The year 2021 will forever be etched in the memories of Floridians as a time of unthinkable tragedy and deep reflection. It was the year when the Champlain Tower, a residential building in the heart of Surfside, suddenly succumbed to its weight, leaving behind unimaginable devastation. The collapse claimed the lives of 98 individuals and forever changed the lives of survivors and their loved ones.
In the middle of the sorrow and chaos, Greg Batista, P.E. the president of G. Batista Engineering & Construction and a vocal advocate for the improvement of industry safety protocols, found himself in the center of the Tower collapse narrative. Batista, a seasoned engineer, had long been sounding the alarm, urging repairs and improvements to ensure the stability of the Champlain Tower.
“The collapse shook us to our core. It highlighted the urgent need for more rigorous safety procedures and comprehensive inspections since my colleagues and I had repeatedly attempted to draw attention to some critical structural problems,” Batista says. “As engineers, we are responsible for ensuring the stability of the structures we design and maintain. Honestly, the Champlain Tower collapse was a wake-up call to everyone.”
During his extensive career, Batista witnessed many other construction-related tragedies, including the 2010 Haiti earthquake that claimed 200,000 lives. Although few heeded his warnings, Batista continued to advise individuals, address government officials, and speak with fellow industry experts about the risks associated with engineering neglect and the importance of timely maintenance.
Batista stresses that the responsibility for necessary changes extends beyond the engineering and construction industries. “We often find ourselves caught in a complex web created by those at the top. It gets frustrating because, similar to the situation with the Champlain Tower, unless a catastrophe occurs, nobody takes a moment to consider that the warnings my colleagues and I had raised were not just whimsical attempts at challenging authority.”
With the Champlain Tower specifically, the tragedy was the result of a combination of issues, but the main culprit was spalling. Spalling occurs when salt water seeps into the concrete, damaging the reinforcing steel and causing the concrete to rupture.
“The Champlain Towers Board had prior knowledge of the building’s structural issues, including spalling. Despite that, they chose band-aid solutions instead of addressing the root cause,” Batista reveals. “This is at the heart of the problem: boards are grossly uninformed, and they place cost-saving strategies above everything else.”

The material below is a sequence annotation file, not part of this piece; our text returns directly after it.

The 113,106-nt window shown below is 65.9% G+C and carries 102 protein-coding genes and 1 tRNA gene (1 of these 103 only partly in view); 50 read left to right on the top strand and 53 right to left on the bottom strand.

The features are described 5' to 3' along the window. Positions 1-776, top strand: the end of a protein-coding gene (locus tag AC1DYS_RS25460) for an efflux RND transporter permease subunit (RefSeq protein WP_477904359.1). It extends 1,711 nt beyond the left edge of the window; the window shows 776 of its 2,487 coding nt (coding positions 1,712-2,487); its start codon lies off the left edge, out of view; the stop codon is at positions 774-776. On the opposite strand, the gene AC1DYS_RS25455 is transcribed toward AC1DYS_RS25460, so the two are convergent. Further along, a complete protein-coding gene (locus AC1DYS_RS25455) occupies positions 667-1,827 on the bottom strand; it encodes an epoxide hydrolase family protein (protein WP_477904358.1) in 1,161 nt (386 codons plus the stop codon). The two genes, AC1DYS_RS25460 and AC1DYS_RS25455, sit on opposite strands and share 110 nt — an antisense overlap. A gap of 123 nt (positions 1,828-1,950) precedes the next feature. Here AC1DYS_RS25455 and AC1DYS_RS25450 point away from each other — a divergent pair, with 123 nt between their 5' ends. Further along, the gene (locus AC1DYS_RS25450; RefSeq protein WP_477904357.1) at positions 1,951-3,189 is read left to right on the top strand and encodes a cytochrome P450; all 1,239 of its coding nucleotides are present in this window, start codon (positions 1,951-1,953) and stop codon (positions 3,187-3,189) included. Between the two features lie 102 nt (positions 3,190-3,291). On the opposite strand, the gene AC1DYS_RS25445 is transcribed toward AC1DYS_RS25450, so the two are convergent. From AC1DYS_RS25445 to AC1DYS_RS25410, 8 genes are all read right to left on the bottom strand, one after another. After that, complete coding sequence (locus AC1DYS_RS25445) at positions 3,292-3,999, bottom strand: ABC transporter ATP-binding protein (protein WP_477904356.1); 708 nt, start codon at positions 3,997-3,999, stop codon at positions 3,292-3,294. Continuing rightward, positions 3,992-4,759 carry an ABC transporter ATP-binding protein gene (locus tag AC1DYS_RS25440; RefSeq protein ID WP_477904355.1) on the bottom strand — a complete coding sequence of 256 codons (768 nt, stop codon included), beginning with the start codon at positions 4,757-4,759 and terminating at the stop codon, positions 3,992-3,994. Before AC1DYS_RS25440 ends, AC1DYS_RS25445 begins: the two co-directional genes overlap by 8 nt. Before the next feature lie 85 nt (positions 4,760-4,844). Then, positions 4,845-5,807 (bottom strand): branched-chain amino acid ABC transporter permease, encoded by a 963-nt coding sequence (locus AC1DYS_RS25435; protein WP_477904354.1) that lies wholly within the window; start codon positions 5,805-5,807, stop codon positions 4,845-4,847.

Just a few decades ago, cutting corners and bribing inspectors have unfortunately been practiced in the Florida construction industry. “These unethical practices not only compromise the structural integrity of buildings in the remaining useful life of many structures, but also jeopardize the lives of residents, workers, and visitors. Now more than ever, we need an industry culture shift that puts long-term structural integrity as the top priority,” Batista says.
Batista emphasizes that adequate funding, extensive structural assessments, strengthening building codes, and prompt repairs are crucial to preventing construction catastrophes. Above all, authority figures need to listen closely to industry experts and collaborate with them to ensure the passage of effective laws.
Batista’s passion for promoting safety and preventing negligence in the engineering industry has also inspired him to write several books that include many safety recommendations based on his and his colleagues’ expertise. In the second edition of his recent book “Negligence! Averting Disaster at Your Building: Lessons Learned from the Champlain Towers Collapse,” Batista taps into his experience of the tragedy, offering insights on how the disaster could have been prevented and highlighting the lessons the public can learn from it.
Owing to Batista’s relentless dedication to creating positive change, many of the recommendations from the book were passed in the form of new laws by the Florida Legislature. Nonetheless, with the national infrastructure crisis continuing, marked by a number of occasional collapses across the country, he refuses to stop raising awareness and pushing for more legislative progress.
“We must strive for a future where tragedies like this become relics of the past,” he says. “The Champlain Tower collapse was preventable, but sadly, no one listened to our warnings. Still, we need to keep in mind that the power to transform the tragedy into a catalyst for change is in our own hands. If we work together and share knowledge, we can build resilient communities where everyone feels secure in their homes and places peace of mind in our collective foundation.”
Members of the editorial and news staff of the Daily Caller were not involved in the creation of this content.